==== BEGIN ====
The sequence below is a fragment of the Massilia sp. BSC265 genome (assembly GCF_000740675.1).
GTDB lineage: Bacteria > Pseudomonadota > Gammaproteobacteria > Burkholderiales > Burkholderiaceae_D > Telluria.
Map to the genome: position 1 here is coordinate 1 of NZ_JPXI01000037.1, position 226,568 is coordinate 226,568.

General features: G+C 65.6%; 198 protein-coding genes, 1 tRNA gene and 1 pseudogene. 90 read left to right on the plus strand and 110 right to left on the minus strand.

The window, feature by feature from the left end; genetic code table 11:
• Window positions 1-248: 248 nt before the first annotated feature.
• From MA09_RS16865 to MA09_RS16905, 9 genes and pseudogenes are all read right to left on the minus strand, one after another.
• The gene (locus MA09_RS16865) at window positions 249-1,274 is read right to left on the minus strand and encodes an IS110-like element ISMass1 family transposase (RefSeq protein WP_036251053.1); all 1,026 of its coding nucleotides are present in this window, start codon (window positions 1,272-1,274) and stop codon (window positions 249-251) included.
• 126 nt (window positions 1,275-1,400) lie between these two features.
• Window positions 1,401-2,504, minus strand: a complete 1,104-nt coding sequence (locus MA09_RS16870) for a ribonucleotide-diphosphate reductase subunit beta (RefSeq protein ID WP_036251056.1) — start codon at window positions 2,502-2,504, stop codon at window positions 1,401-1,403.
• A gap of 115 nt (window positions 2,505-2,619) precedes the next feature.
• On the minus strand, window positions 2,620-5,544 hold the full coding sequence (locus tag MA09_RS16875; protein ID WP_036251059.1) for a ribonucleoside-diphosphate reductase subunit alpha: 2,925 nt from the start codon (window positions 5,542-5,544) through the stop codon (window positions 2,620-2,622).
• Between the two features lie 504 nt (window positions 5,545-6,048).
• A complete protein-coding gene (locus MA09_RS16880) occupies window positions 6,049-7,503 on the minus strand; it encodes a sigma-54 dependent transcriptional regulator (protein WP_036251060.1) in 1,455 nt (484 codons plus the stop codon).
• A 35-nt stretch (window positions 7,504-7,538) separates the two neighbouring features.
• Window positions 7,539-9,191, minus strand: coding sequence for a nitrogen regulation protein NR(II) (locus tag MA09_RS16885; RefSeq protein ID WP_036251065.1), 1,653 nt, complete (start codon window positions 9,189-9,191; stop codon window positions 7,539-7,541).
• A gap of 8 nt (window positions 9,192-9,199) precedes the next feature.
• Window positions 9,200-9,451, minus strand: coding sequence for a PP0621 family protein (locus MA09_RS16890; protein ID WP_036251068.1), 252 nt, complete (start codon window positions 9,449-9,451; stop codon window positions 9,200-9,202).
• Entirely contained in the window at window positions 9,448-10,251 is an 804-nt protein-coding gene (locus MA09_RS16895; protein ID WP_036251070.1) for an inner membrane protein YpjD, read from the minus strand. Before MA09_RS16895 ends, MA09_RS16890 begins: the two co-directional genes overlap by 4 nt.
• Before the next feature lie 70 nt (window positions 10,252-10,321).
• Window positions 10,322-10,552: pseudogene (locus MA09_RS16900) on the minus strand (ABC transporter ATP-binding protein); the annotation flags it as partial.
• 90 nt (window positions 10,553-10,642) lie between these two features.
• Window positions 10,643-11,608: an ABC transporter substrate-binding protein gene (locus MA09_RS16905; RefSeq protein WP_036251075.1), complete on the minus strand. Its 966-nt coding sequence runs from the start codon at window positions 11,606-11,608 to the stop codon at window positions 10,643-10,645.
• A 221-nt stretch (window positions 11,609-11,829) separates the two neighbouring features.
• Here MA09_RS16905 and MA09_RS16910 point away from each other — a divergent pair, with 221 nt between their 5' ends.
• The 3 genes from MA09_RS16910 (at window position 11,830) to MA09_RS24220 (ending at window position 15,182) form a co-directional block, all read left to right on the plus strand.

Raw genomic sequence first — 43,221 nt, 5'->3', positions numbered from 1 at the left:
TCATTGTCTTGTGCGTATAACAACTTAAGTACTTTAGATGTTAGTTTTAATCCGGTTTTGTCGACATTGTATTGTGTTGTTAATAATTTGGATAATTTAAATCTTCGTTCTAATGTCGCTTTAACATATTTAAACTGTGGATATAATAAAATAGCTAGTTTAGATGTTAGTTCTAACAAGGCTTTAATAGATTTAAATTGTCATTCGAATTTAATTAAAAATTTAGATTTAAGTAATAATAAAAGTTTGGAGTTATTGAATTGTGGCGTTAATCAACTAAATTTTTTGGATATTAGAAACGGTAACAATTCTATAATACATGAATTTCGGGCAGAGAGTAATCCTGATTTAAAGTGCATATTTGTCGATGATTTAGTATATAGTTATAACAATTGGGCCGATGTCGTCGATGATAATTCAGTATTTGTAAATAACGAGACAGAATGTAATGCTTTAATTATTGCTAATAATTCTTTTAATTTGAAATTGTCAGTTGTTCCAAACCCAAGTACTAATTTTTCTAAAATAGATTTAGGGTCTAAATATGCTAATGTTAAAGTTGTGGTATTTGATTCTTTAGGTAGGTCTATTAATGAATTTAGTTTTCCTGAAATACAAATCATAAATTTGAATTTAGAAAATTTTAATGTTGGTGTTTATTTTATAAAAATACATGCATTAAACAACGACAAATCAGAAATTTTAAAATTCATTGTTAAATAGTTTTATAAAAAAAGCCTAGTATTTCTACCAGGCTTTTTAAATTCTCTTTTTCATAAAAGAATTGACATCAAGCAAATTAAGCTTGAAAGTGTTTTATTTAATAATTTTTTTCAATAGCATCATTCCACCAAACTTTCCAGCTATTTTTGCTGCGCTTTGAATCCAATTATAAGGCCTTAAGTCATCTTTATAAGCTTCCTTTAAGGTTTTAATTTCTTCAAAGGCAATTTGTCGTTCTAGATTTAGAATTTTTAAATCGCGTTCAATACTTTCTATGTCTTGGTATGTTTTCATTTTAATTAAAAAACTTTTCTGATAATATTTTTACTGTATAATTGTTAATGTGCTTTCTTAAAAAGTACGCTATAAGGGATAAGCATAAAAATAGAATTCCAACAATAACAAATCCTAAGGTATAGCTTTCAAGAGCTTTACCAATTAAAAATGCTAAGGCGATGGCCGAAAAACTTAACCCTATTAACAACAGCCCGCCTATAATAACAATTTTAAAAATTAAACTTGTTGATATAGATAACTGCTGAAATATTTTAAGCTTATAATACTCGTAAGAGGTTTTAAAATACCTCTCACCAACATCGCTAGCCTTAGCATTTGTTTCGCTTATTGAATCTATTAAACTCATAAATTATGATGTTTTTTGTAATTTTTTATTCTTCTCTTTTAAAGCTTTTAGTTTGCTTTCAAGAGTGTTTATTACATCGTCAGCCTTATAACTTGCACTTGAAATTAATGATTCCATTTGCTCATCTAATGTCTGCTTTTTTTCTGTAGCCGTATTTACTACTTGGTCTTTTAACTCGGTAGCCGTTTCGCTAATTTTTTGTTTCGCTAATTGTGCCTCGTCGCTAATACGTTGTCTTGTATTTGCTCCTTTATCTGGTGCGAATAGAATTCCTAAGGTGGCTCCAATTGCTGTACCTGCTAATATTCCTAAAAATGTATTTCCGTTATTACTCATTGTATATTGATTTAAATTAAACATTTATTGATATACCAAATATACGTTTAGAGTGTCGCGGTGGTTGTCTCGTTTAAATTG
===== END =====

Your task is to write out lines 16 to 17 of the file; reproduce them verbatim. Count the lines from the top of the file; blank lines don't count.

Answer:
• Window positions 7,539-9,191, minus strand: coding sequence for a nitrogen regulation protein NR(II) (locus tag MA09_RS16885; RefSeq protein ID WP_036251065.1), 1,653 nt, complete (start codon window positions 9,189-9,191; stop codon window positions 7,539-7,541).
• A gap of 8 nt (window positions 9,192-9,199) precedes the next feature.